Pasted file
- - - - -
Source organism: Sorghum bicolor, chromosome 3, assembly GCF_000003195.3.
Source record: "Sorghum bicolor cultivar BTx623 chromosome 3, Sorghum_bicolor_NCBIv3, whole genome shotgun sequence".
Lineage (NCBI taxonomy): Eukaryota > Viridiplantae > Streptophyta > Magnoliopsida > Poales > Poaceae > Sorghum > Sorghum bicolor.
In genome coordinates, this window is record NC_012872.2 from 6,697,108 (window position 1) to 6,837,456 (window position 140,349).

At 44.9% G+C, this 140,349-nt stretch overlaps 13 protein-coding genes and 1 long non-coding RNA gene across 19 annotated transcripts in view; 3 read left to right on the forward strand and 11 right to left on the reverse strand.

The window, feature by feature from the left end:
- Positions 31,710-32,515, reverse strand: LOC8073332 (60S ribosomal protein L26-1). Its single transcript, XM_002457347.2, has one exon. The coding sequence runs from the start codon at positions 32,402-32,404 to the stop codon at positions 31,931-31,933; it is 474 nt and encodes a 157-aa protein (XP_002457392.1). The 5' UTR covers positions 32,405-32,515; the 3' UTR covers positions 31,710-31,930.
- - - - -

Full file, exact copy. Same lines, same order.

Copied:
Source organism: Sorghum bicolor, chromosome 3, assembly GCF_000003195.3.
Source record: "Sorghum bicolor cultivar BTx623 chromosome 3, Sorghum_bicolor_NCBIv3, whole genome shotgun sequence".
Lineage (NCBI taxonomy): Eukaryota > Viridiplantae > Streptophyta > Magnoliopsida > Poales > Poaceae > Sorghum > Sorghum bicolor.
In genome coordinates, this window is record NC_012872.2 from 6,697,108 (window position 1) to 6,837,456 (window position 140,349).

At 44.9% G+C, this 140,349-nt stretch overlaps 13 protein-coding genes and 1 long non-coding RNA gene across 19 annotated transcripts in view; 3 read left to right on the forward strand and 11 right to left on the reverse strand.

The window, feature by feature from the left end:
- Positions 31,710-32,515, reverse strand: LOC8073332 (60S ribosomal protein L26-1). Its single transcript, XM_002457347.2, has one exon. The coding sequence runs from the start codon at positions 32,402-32,404 to the stop codon at positions 31,931-31,933; it is 474 nt and encodes a 157-aa protein (XP_002457392.1). The 5' UTR covers positions 32,405-32,515; the 3' UTR covers positions 31,710-31,930.